All participants will be enrolled within 24 hours of starting mechanical ventilation and will be monitored until they receive their last dose of sedative medication, hospital discharge, or Day 28 (whichever comes first). During a 3-month baseline period, all participating pediatric ICUs will provide their usual sedation management, and study researchers will review participants' medical records on a daily basis. Each pediatric ICU will then be randomly assigned to either the control group or the team approach group. Pediatric ICUs in the control group will continue to provide usual care for sedation management. Pediatric ICUs in the team approach group will implement the team approach sedation management guidelines. For both groups, pain and sedation levels will be monitored daily, and study researchers will review participants' medical records on a daily basis, too. Six months after hospital discharge, half of the participants and their parents will complete a follow-up survey and take part in a telephone interview to assess quality of life, psychological factors, and health-related resource use.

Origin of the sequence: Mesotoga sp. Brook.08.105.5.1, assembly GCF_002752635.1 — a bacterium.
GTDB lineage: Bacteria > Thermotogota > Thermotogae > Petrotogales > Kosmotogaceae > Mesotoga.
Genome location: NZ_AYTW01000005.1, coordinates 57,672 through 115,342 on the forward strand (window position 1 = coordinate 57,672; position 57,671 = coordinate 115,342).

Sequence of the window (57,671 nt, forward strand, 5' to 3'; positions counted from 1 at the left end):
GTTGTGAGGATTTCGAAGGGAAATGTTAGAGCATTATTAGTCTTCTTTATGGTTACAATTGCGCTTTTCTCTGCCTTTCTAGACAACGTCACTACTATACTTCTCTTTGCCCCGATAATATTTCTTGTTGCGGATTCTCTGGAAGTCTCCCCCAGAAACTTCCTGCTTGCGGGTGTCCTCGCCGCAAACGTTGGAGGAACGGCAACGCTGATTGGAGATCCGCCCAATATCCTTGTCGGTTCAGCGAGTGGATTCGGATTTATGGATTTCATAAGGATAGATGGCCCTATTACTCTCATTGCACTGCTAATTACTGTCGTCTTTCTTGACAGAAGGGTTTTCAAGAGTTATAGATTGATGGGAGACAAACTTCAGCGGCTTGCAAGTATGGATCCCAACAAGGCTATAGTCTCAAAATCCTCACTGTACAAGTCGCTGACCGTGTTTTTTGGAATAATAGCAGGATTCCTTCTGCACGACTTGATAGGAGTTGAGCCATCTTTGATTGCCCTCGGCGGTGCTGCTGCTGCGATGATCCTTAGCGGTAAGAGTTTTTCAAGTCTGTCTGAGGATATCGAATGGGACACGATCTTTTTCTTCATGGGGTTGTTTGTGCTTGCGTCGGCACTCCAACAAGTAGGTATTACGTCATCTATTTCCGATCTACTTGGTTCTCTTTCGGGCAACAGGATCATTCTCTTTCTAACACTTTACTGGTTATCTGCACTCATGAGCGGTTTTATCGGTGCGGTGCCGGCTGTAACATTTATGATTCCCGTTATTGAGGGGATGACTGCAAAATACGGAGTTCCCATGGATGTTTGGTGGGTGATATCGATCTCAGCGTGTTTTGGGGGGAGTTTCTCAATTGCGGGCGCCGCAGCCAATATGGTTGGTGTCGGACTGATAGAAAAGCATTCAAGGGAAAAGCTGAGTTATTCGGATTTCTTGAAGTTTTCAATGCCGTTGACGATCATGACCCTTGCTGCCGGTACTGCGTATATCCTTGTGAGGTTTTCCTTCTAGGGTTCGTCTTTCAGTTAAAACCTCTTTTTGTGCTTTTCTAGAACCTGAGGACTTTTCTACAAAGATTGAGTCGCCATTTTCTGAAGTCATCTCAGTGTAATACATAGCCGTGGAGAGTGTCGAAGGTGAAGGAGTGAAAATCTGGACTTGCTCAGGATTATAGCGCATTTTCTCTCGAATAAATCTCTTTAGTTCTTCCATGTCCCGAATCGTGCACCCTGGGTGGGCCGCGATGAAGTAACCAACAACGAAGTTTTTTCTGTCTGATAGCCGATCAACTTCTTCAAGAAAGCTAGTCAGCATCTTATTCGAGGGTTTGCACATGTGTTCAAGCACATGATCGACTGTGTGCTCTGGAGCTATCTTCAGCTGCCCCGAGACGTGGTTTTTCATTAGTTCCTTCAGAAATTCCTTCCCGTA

Eligibility

Ages Eligible for Study:   up to 18 Years
Genders Eligible for Study:   Both
Accepts Healthy Volunteers:   No
Criteria

Inclusion Criteria:

  • At least 2 weeks of age (and at least 42 weeks post-menstrual age) and less than 18 years of age
  • Intubated and mechanically ventilated for acute lung disease

Exclusion Criteria:

  • Cyanotic heart disease with unrepaired or palliated right to left intracardiac shunt
  • History of single ventricle at any stage of repair
  • Congenital diaphragmatic hernia or paralysis
  • Primary pulmonary hypertension
  • Critical airway or anatomical obstruction of the lower airway